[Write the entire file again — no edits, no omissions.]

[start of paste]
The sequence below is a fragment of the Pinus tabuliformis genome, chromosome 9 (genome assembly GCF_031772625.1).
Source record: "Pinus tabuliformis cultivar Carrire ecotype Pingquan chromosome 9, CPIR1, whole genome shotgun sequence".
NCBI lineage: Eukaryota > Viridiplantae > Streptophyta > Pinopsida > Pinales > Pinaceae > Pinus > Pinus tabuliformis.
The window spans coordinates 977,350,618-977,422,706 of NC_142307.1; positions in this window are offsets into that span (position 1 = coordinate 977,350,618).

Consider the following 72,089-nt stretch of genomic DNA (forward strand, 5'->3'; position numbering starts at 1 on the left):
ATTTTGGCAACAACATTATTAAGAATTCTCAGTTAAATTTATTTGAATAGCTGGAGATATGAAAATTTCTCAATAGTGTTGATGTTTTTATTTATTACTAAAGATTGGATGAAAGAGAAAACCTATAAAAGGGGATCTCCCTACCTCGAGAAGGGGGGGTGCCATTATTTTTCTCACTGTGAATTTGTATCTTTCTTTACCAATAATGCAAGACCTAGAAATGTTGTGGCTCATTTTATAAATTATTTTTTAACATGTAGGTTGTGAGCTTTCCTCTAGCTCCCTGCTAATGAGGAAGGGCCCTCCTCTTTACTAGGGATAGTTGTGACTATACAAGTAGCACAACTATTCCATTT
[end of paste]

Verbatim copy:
The sequence below is a fragment of the Pinus tabuliformis genome, chromosome 9 (genome assembly GCF_031772625.1).
Source record: "Pinus tabuliformis cultivar Carrire ecotype Pingquan chromosome 9, CPIR1, whole genome shotgun sequence".
NCBI lineage: Eukaryota > Viridiplantae > Streptophyta > Pinopsida > Pinales > Pinaceae > Pinus > Pinus tabuliformis.
The window spans coordinates 977,350,618-977,422,706 of NC_142307.1; positions in this window are offsets into that span (position 1 = coordinate 977,350,618).

Consider the following 72,089-nt stretch of genomic DNA (forward strand, 5'->3'; position numbering starts at 1 on the left):
ATTTTGGCAACAACATTATTAAGAATTCTCAGTTAAATTTATTTGAATAGCTGGAGATATGAAAATTTCTCAATAGTGTTGATGTTTTTATTTATTACTAAAGATTGGATGAAAGAGAAAACCTATAAAAGGGGATCTCCCTACCTCGAGAAGGGGGGGTGCCATTATTTTTCTCACTGTGAATTTGTATCTTTCTTTACCAATAATGCAAGACCTAGAAATGTTGTGGCTCATTTTATAAATTATTTTTTAACATGTAGGTTGTGAGCTTTCCTCTAGCTCCCTGCTAATGAGGAAGGGCCCTCCTCTTTACTAGGGATAGTTGTGACTATACAAGTAGCACAACTATTCCATTT